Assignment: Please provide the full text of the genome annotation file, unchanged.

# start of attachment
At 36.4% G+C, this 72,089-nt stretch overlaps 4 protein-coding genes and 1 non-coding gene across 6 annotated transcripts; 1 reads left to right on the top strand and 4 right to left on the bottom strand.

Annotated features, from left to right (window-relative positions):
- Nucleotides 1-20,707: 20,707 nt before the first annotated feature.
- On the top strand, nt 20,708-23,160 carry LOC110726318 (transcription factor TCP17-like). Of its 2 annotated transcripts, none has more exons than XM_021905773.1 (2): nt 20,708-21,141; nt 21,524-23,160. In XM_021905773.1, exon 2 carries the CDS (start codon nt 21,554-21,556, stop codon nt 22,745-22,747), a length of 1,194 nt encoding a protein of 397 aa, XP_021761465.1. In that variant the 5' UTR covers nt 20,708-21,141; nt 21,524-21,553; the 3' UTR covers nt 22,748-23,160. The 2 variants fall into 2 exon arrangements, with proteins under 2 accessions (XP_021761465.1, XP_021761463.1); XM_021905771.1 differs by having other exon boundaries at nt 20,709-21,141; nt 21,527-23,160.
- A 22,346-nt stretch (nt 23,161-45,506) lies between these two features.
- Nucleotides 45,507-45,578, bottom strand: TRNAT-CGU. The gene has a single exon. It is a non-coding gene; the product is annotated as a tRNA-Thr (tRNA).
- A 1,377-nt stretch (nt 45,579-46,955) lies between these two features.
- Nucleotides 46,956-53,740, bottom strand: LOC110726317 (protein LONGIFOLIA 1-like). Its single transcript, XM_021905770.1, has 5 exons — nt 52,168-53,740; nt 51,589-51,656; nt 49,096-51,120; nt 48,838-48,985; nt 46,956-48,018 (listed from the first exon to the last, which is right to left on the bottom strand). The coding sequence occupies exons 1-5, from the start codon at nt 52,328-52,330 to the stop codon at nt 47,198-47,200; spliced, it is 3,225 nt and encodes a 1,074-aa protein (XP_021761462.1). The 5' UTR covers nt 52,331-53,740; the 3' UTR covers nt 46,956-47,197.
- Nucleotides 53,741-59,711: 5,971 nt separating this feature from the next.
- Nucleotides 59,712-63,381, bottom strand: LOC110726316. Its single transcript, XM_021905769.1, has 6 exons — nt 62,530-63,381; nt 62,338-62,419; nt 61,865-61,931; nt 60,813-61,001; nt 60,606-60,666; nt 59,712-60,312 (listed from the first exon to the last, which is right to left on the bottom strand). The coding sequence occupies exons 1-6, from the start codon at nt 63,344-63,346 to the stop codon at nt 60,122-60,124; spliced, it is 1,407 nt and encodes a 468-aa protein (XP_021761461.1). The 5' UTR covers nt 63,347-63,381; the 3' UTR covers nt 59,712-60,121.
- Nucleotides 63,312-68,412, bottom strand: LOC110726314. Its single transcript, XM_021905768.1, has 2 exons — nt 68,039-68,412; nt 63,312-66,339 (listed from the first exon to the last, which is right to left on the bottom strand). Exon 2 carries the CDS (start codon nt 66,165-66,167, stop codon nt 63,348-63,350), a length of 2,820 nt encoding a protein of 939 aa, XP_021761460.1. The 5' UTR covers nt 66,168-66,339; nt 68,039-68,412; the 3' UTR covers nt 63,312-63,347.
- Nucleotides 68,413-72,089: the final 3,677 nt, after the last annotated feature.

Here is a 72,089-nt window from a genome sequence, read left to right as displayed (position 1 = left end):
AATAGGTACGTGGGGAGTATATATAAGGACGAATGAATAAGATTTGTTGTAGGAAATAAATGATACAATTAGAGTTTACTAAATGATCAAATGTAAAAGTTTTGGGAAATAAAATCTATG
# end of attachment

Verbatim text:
At 36.4% G+C, this 72,089-nt stretch overlaps 4 protein-coding genes and 1 non-coding gene across 6 annotated transcripts; 1 reads left to right on the top strand and 4 right to left on the bottom strand.

Annotated features, from left to right (window-relative positions):
- Nucleotides 1-20,707: 20,707 nt before the first annotated feature.
- On the top strand, nt 20,708-23,160 carry LOC110726318 (transcription factor TCP17-like). Of its 2 annotated transcripts, none has more exons than XM_021905773.1 (2): nt 20,708-21,141; nt 21,524-23,160. In XM_021905773.1, exon 2 carries the CDS (start codon nt 21,554-21,556, stop codon nt 22,745-22,747), a length of 1,194 nt encoding a protein of 397 aa, XP_021761465.1. In that variant the 5' UTR covers nt 20,708-21,141; nt 21,524-21,553; the 3' UTR covers nt 22,748-23,160. The 2 variants fall into 2 exon arrangements, with proteins under 2 accessions (XP_021761465.1, XP_021761463.1); XM_021905771.1 differs by having other exon boundaries at nt 20,709-21,141; nt 21,527-23,160.
- A 22,346-nt stretch (nt 23,161-45,506) lies between these two features.
- Nucleotides 45,507-45,578, bottom strand: TRNAT-CGU. The gene has a single exon. It is a non-coding gene; the product is annotated as a tRNA-Thr (tRNA).
- A 1,377-nt stretch (nt 45,579-46,955) lies between these two features.
- Nucleotides 46,956-53,740, bottom strand: LOC110726317 (protein LONGIFOLIA 1-like). Its single transcript, XM_021905770.1, has 5 exons — nt 52,168-53,740; nt 51,589-51,656; nt 49,096-51,120; nt 48,838-48,985; nt 46,956-48,018 (listed from the first exon to the last, which is right to left on the bottom strand). The coding sequence occupies exons 1-5, from the start codon at nt 52,328-52,330 to the stop codon at nt 47,198-47,200; spliced, it is 3,225 nt and encodes a 1,074-aa protein (XP_021761462.1). The 5' UTR covers nt 52,331-53,740; the 3' UTR covers nt 46,956-47,197.
- Nucleotides 53,741-59,711: 5,971 nt separating this feature from the next.
- Nucleotides 59,712-63,381, bottom strand: LOC110726316. Its single transcript, XM_021905769.1, has 6 exons — nt 62,530-63,381; nt 62,338-62,419; nt 61,865-61,931; nt 60,813-61,001; nt 60,606-60,666; nt 59,712-60,312 (listed from the first exon to the last, which is right to left on the bottom strand). The coding sequence occupies exons 1-6, from the start codon at nt 63,344-63,346 to the stop codon at nt 60,122-60,124; spliced, it is 1,407 nt and encodes a 468-aa protein (XP_021761461.1). The 5' UTR covers nt 63,347-63,381; the 3' UTR covers nt 59,712-60,121.
- Nucleotides 63,312-68,412, bottom strand: LOC110726314. Its single transcript, XM_021905768.1, has 2 exons — nt 68,039-68,412; nt 63,312-66,339 (listed from the first exon to the last, which is right to left on the bottom strand). Exon 2 carries the CDS (start codon nt 66,165-66,167, stop codon nt 63,348-63,350), a length of 2,820 nt encoding a protein of 939 aa, XP_021761460.1. The 5' UTR covers nt 66,168-66,339; nt 68,039-68,412; the 3' UTR covers nt 63,312-63,347.
- Nucleotides 68,413-72,089: the final 3,677 nt, after the last annotated feature.

Here is a 72,089-nt window from a genome sequence, read left to right as displayed (position 1 = left end):
AATAGGTACGTGGGGAGTATATATAAGGACGAATGAATAAGATTTGTTGTAGGAAATAAATGATACAATTAGAGTTTACTAAATGATCAAATGTAAAAGTTTTGGGAAATAAAATCTATG